Monday, April 13, 2015

Duped: “Awake to Love”

The latest installment in Killer Covers’ “haven’t we seen this front someplace before?” series. Previous entries are here.

Given all the attention being paid recently by the media to sex--and especially the incidence of rape--on American college and university campuses, thanks to Rolling Stone magazine’s dubious report on such assaults at the University of Virginia, it’s only natural that the vintage paperback cover below should have attracted my attention. The artwork comes, of course, from the brush of Paul Rader (1906-1986), who created some of the sexiest novel fronts of the 20th century, primarily for publisher Midwood Books. But this is only one version of his eye-catching illustration.

For Awake to Love (All Star, 1967), Rader gives us the image of two youthful sweethearts, secreted behind a barrier of bushes and locked in passionate embrace on the grounds of what evidence suggests is a venerable institution of higher learning. The gent’s dress shirt is unbuttoned, but that is nothing compared with the woman’s dishabille; her skirt has been pushed up to reveal plenty of leg and a delicate garter, and her sweater looks to have popped its buttons, loosing at least one bare breast for her paramour’s appraisal. “Scandal rocks a quiet university campus …,” reads the novel’s cover teaser, “forbidden passion behind ivy-covered walls.”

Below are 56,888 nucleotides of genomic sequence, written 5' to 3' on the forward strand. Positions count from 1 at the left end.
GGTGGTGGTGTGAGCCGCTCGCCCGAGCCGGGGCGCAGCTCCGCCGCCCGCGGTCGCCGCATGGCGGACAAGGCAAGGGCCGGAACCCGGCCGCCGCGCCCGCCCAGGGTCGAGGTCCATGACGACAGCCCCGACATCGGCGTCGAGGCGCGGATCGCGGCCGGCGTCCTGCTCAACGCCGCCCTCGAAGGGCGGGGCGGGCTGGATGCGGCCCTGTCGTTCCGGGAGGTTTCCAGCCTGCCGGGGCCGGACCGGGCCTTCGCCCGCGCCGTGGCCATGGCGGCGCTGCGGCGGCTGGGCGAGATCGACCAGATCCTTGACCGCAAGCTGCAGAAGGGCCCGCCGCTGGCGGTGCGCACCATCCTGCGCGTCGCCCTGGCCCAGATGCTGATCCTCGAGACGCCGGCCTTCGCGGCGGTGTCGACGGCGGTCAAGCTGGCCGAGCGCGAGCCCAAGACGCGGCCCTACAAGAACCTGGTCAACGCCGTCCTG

This is a rather more explicit version of Rader’s illustration than appeared five years earlier on the Midwood release Campus Jungle, by Joan Ellis. That original image still showed the woman being kissed without abandon … but with her sweater fully covering her bust. It seems we have here one of a number of cases in which Rader reworked art he’d executed to Midwood’s specifications for a later publishing client. (He did that not only for All-Star, but also for Bee-Line, Edka and Private Edition titles).

We can only guess that the art director for Awake to Love thought the American reading public was more open-minded in 1967, a year before the famous “Summer of Love,” than it had been in 1962, when Marilyn Monroe was found dead at age 36 and The Beatles recorded their first single, “Love Me Do.”

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